This is for instance the case of the Security Council. Famously under the pressure of judicial decisions such as Kadi or Al Dulimi, the Security Council has progressively accepted to introduce recourse mechanisms in order to preserve the efficiency of its sanctions regimes. It has, however, done so with considerable reluctance. While it created the Office of the Ombudsperson of the Al Qaeda/Daech Sanctions Committee, it constantly refused to cede to the Ombudsperson the final say in delisting decisions. It has moreover refused to grant the successive ombudspersons conditions of employment that would guarantee their formal independence. The former ombudsperson herself, Kimberly Prost, has acknowledged that fact and considered that if her office “deliver[s] a fair process, with an effective remedy”, it was only because her staff strives to “operate in a fiercely independent manner”, not because of guarantees implemented to that effect by the Security Council.
Interestingly, Kimberley Prost admits that, to some extent, to tailor human rights to the specific context of the Security Council is not problematic:
One of the first issues that I faced as Ombudsperson, and I don’t think it is a question that the courts have addressed at all, is how to define fair process in the unique context of Security Council sanctions. As we all know, fair process is always contextual. The rights of individuals in a criminal case are very different from their rights in an administrative case, even domestically. And as between legal systems, the content and contours of fair process can vary significantly. [emphasis added]
A similar pattern can be found across other international organizations who also argue that human rights standards usually applicable to States have to be tailored to their own specificities. The UNHCR for instance considers that:
The [refugee status determination] Procedural Standards reflect the particular constraints and challenges under which UNHCR must conduct [refugee status determination]. They are not intended to identify standards for national procedures, which in certain States may exceed the standards proposed.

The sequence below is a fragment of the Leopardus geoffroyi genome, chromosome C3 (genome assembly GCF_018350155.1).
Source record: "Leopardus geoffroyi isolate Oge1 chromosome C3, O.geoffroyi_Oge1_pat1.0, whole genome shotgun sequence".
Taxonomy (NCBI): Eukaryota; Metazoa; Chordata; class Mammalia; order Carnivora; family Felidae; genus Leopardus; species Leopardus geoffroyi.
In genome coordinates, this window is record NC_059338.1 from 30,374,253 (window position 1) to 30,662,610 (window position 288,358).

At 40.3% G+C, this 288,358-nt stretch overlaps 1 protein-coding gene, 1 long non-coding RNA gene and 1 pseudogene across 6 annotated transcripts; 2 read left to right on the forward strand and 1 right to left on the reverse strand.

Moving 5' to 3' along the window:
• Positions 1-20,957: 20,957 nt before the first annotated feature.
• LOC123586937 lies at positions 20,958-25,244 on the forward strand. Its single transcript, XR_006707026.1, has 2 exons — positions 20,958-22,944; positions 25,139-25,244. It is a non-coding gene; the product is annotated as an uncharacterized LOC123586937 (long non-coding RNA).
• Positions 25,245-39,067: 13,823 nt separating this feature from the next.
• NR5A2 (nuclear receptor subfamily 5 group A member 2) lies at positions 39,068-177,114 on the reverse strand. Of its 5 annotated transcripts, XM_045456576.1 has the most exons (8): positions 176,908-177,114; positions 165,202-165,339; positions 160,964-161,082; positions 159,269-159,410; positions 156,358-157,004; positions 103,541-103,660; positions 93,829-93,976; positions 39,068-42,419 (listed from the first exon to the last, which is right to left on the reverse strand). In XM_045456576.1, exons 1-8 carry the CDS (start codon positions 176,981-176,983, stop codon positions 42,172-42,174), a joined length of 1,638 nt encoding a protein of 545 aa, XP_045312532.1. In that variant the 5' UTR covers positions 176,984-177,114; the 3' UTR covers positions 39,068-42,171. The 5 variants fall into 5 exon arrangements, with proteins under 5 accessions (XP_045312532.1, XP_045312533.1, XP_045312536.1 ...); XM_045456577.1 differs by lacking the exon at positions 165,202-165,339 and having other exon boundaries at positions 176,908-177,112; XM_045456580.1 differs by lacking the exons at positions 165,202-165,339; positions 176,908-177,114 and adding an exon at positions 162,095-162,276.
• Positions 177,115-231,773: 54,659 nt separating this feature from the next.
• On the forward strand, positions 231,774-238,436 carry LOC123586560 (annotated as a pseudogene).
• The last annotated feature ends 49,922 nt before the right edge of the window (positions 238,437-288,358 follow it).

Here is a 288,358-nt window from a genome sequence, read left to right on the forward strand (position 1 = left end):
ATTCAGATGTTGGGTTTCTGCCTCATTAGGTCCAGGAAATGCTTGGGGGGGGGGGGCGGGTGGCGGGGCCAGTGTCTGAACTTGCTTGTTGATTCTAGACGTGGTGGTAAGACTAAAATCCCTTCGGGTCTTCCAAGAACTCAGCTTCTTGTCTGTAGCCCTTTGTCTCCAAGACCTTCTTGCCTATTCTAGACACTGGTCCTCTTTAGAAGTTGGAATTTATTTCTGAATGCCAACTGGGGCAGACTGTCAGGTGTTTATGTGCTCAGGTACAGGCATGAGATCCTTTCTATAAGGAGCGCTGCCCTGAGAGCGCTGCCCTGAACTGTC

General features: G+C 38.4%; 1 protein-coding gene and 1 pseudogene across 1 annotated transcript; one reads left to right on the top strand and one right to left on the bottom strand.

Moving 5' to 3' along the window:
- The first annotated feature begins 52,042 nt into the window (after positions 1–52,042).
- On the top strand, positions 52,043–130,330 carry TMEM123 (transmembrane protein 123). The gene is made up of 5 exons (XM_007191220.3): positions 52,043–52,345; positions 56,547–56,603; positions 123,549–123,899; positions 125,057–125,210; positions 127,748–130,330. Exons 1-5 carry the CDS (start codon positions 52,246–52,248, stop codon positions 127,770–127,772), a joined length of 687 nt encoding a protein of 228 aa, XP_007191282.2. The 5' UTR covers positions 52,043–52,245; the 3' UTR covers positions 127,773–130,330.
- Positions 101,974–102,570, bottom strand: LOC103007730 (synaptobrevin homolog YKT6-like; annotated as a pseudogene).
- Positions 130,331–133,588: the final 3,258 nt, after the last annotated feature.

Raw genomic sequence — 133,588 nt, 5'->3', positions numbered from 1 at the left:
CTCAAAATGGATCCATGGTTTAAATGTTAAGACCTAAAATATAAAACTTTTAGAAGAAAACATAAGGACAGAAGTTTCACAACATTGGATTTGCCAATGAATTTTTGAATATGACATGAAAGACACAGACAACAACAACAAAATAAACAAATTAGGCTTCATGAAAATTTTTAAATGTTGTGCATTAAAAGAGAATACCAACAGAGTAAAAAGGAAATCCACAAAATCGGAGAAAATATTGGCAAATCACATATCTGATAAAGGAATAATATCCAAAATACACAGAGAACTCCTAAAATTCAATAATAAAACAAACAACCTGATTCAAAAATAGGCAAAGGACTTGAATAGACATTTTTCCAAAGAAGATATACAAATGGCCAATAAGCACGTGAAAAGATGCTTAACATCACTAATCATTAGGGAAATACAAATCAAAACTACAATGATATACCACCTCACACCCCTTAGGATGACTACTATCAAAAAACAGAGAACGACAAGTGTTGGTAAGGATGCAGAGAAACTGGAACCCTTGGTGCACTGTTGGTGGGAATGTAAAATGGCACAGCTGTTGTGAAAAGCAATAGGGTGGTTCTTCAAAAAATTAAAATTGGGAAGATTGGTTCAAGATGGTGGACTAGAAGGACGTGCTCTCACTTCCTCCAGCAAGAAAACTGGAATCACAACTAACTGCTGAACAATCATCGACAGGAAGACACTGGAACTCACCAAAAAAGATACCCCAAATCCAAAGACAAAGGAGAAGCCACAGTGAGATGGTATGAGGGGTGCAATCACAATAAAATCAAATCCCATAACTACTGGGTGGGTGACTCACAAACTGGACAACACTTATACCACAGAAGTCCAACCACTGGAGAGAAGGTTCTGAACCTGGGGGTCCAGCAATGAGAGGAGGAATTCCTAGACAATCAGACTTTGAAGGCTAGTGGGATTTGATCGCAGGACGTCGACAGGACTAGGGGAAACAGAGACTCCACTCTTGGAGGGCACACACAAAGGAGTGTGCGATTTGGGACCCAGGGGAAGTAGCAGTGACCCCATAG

The International Finance Corporation (IFC) has similarly decided to tailor human rights to its specific context. Unlike other branches of the Word Bank, the International Finance Corporation, which finances private companies, has integrated human rights through its “Sustainability framework” which defines IFC’s normative commitments to environmental and social sustainability. The integration was largely motivated by private corporations’ incremental acknowledgment that there was a “business case” for respecting human rights. Human rights should be respected, not only because of their normativity, but because doing so would limit the exposure of the corporations financed by IFC to social and environmental risks. Taking this instrumental motivation into account, the IFC decided to have limited references to human rights in its social and environmental policies. Rather, it elected to “translate” human rights into environmental and social norms, arguing that those were more adapted to a business context. For the IFC:
Many human rights risks for business can be effectively addressed through social and environmental considerations. As a result, the focus of the Performance Standards continues to be on social and environmental issues. IFC decided not to create a separate standard on human rights, but instead chose to strengthen the environmental and social requirements in the Standards within their existing structure.
For instance, according to the organization, the right to life is adequately protected by environmental and social norms that impose notably the prohibition of child labor, an obligation to enterprises to avoid or reduce pollution caused by a project, or an obligation to minimize the risk that a project may reduce access to natural resources by affected communities.
While the IFC has tailored human rights to its specific context, it has at least acknowledged some specific obligations in that regard. Other branches of the World Bank by comparison, such as the International Bank for Reconstruction and Development (IBRD) and the International Development Association (IDA), have been much more reluctant to admit that they could even take into account human rights. This reluctance has been well documented. From Ibrahim Shihata’s initial push for a reconstruction of the Bank’s status in order to allow taking into account human rights in exceptional circumstances, to the outward rejection of Roberto Danino’s human rights policy when he was the general counsel of the World Bank, the relationship of the Bank can be at best described as tumultuous. For these branches of the World Bank Group: